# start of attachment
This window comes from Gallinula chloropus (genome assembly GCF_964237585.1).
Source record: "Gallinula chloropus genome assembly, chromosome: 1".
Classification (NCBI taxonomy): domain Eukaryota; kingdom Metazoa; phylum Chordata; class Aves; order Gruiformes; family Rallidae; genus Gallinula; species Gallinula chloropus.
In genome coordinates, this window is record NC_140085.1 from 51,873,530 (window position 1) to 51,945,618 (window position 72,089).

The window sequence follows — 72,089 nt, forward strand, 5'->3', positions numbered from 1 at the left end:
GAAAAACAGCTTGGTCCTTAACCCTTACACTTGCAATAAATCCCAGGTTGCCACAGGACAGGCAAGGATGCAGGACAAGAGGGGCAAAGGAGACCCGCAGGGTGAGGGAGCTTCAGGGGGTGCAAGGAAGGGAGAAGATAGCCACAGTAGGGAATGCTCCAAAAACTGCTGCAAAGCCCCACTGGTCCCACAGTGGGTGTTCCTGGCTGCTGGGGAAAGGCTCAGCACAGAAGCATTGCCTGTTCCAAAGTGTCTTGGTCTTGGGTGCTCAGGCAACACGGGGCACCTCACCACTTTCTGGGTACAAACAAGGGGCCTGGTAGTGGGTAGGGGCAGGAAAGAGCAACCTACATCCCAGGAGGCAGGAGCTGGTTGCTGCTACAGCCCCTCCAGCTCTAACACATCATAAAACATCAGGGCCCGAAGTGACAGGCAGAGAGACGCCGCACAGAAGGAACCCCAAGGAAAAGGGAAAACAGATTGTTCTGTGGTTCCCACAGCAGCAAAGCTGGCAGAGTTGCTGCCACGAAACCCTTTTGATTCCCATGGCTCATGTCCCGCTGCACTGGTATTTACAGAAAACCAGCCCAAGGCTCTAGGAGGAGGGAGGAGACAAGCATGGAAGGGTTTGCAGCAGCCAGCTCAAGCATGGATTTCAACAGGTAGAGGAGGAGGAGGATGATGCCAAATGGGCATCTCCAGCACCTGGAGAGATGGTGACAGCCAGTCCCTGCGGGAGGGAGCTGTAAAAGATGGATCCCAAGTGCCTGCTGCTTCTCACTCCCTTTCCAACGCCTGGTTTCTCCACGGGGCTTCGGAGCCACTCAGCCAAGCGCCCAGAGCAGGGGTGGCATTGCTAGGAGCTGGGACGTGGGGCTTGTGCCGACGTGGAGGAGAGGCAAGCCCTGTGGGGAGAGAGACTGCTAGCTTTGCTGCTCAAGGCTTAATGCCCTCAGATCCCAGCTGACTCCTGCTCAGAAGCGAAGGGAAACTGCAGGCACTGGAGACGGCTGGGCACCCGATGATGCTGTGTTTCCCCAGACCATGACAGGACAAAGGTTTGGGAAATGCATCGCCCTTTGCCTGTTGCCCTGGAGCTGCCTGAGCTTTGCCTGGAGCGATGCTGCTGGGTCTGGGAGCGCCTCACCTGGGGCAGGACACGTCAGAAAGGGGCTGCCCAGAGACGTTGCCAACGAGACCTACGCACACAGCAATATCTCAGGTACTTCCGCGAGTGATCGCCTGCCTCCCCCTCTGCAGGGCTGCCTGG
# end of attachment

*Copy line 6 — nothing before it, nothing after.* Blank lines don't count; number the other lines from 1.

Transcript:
GAAAAACAGCTTGGTCCTTAACCCTTACACTTGCAATAAATCCCAGGTTGCCACAGGACAGGCAAGGATGCAGGACAAGAGGGGCAAAGGAGACCCGCAGGGTGAGGGAGCTTCAGGGGGTGCAAGGAAGGGAGAAGATAGCCACAGTAGGGAATGCTCCAAAAACTGCTGCAAAGCCCCACTGGTCCCACAGTGGGTGTTCCTGGCTGCTGGGGAAAGGCTCAGCACAGAAGCATTGCCTGTTCCAAAGTGTCTTGGTCTTGGGTGCTCAGGCAACACGGGGCACCTCACCACTTTCTGGGTACAAACAAGGGGCCTGGTAGTGGGTAGGGGCAGGAAAGAGCAACCTACATCCCAGGAGGCAGGAGCTGGTTGCTGCTACAGCCCCTCCAGCTCTAACACATCATAAAACATCAGGGCCCGAAGTGACAGGCAGAGAGACGCCGCACAGAAGGAACCCCAAGGAAAAGGGAAAACAGATTGTTCTGTGGTTCCCACAGCAGCAAAGCTGGCAGAGTTGCTGCCACGAAACCCTTTTGATTCCCATGGCTCATGTCCCGCTGCACTGGTATTTACAGAAAACCAGCCCAAGGCTCTAGGAGGAGGGAGGAGACAAGCATGGAAGGGTTTGCAGCAGCCAGCTCAAGCATGGATTTCAACAGGTAGAGGAGGAGGAGGATGATGCCAAATGGGCATCTCCAGCACCTGGAGAGATGGTGACAGCCAGTCCCTGCGGGAGGGAGCTGTAAAAGATGGATCCCAAGTGCCTGCTGCTTCTCACTCCCTTTCCAACGCCTGGTTTCTCCACGGGGCTTCGGAGCCACTCAGCCAAGCGCCCAGAGCAGGGGTGGCATTGCTAGGAGCTGGGACGTGGGGCTTGTGCCGACGTGGAGGAGAGGCAAGCCCTGTGGGGAGAGAGACTGCTAGCTTTGCTGCTCAAGGCTTAATGCCCTCAGATCCCAGCTGACTCCTGCTCAGAAGCGAAGGGAAACTGCAGGCACTGGAGACGGCTGGGCACCCGATGATGCTGTGTTTCCCCAGACCATGACAGGACAAAGGTTTGGGAAATGCATCGCCCTTTGCCTGTTGCCCTGGAGCTGCCTGAGCTTTGCCTGGAGCGATGCTGCTGGGTCTGGGAGCGCCTCACCTGGGGCAGGACACGTCAGAAAGGGGCTGCCCAGAGACGTTGCCAACGAGACCTACGCACACAGCAATATCTCAGGTACTTCCGCGAGTGATCGCCTGCCTCCCCCTCTGCAGGGCTGCCTGG